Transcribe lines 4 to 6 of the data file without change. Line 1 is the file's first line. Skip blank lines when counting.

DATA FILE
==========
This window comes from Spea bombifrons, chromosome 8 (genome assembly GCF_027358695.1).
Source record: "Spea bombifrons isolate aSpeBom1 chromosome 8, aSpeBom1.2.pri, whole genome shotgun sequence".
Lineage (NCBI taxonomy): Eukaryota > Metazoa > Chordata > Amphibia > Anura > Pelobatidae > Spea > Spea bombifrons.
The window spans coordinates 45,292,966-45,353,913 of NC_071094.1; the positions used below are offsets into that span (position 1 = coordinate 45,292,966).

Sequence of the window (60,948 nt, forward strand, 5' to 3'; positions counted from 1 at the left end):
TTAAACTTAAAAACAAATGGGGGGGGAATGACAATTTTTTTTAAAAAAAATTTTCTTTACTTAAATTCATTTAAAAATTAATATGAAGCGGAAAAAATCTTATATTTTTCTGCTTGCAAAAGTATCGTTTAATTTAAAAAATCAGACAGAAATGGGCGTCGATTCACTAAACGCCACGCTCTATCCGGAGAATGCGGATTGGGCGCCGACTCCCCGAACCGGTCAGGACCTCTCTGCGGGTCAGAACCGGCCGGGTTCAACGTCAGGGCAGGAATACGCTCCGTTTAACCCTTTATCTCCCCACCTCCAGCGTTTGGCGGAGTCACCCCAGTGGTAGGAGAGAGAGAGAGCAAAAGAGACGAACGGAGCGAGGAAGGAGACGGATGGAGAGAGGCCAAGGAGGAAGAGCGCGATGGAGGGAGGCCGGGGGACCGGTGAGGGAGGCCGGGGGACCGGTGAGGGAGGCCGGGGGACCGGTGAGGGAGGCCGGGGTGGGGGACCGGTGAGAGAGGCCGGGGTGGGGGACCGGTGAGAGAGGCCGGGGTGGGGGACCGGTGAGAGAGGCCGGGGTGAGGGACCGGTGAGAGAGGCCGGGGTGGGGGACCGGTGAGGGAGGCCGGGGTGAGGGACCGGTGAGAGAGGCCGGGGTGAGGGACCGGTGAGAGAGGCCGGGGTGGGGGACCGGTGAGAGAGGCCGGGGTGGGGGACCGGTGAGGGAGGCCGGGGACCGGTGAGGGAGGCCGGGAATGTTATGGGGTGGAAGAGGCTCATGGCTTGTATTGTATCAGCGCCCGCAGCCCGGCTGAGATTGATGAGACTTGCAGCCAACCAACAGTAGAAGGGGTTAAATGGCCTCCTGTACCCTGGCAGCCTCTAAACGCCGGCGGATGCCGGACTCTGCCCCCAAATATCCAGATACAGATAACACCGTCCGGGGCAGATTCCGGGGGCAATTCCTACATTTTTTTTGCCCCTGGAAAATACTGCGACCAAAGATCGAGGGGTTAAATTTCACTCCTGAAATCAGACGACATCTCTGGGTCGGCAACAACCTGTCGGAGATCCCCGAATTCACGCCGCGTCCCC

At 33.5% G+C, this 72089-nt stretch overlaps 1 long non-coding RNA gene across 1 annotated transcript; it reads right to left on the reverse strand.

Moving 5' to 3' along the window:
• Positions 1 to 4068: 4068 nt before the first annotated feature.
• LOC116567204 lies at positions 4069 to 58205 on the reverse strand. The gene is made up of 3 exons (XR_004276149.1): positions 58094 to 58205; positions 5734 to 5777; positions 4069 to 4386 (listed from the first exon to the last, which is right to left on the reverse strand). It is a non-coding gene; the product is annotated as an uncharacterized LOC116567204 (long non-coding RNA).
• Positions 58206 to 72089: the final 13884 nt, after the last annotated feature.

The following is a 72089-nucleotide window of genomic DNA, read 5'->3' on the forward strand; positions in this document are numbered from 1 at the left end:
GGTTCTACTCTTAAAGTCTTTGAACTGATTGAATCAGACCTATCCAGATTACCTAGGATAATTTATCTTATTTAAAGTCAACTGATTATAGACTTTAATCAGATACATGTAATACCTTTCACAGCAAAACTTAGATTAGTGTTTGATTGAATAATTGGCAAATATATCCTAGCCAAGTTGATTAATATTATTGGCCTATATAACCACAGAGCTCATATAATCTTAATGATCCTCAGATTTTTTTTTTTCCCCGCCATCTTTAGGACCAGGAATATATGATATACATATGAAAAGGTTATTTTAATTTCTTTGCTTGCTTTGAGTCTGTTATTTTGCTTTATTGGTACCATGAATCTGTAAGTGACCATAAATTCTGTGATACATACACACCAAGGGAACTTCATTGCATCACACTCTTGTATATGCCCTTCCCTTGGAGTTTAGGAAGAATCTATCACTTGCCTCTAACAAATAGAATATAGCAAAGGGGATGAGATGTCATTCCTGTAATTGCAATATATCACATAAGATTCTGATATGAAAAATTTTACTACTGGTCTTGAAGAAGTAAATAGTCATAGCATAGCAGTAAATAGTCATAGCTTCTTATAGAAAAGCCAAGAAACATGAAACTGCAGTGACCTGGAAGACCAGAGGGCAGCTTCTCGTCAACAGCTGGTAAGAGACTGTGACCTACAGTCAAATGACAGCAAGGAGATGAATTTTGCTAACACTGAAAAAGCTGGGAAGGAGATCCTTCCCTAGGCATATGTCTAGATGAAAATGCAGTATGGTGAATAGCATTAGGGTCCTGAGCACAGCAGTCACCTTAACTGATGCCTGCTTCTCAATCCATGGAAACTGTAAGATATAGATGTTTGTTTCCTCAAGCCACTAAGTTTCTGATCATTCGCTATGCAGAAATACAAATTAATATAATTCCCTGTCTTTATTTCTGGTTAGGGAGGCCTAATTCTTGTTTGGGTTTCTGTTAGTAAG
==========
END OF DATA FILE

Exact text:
The window spans coordinates 45,292,966-45,353,913 of NC_071094.1; the positions used below are offsets into that span (position 1 = coordinate 45,292,966).

Sequence of the window (60,948 nt, forward strand, 5' to 3'; positions counted from 1 at the left end):
TTAAACTTAAAAACAAATGGGGGGGGAATGACAATTTTTTTTAAAAAAAATTTTCTTTACTTAAATTCATTTAAAAATTAATATGAAGCGGAAAAAATCTTATATTTTTCTGCTTGCAAAAGTATCGTTTAATTTAAAAAATCAGACAGAAATGGGCGTCGATTCACTAAACGCCACGCTCTATCCGGAGAATGCGGATTGGGCGCCGACTCCCCGAACCGGTCAGGACCTCTCTGCGGGTCAGAACCGGCCGGGTTCAACGTCAGGGCAGGAATACGCTCCGTTTAACCCTTTATCTCCCCACCTCCAGCGTTTGGCGGAGTCACCCCAGTGGTAGGAGAGAGAGAGAGCAAAAGAGACGAACGGAGCGAGGAAGGAGACGGATGGAGAGAGGCCAAGGAGGAAGAGCGCGATGGAGGGAGGCCGGGGGACCGGTGAGGGAGGCCGGGGGACCGGTGAGGGAGGCCGGGGGACCGGTGAGGGAGGCCGGGGTGGGGGACCGGTGAGAGAGGCCGGGGTGGGGGACCGGTGAGAGAGGCCGGGGTGGGGGACCGGTGAGAGAGGCCGGGGTGAGGGACCGGTGAGAGAGGCCGGGGTGGGGGACCGGTGAGGGAGGCCGGGGTGAGGGACCGGTGAGAGAGGCCGGGGTGAGGGACCGGTGAGAGAGGCCGGGGTGGGGGACCGGTGAGAGAGGCCGGGGTGGGGGACCGGTGAGGGAGGCCGGGGACCGGTGAGGGAGGCCGGGAATGTTATGGGGTGGAAGAGGCTCATGGCTTGTATTGTATCAGCGCCCGCAGCCCGGCTGAGATTGATGAGACTTGCAGCCAACCAACAGTAGAAGGGGTTAAATGGCCTCCTGTACCCTGGCAGCCTCTAAACGCCGGCGGATGCCGGACTCTGCCCCCAAATATCCAGATACAGATAACACCGTCCGGGGCAGATTCCGGGGGCAATTCCTACATTTTTTTTGCCCCTGGAAAATACTGCGACCAAAGATCGAGGGGTTAAATTTCACTCCTGAAATCAGACGACATCTCTGGGTCGGCAACAACCTGTCGGAGATCCCCGAATTCACGCCGCGTCCCC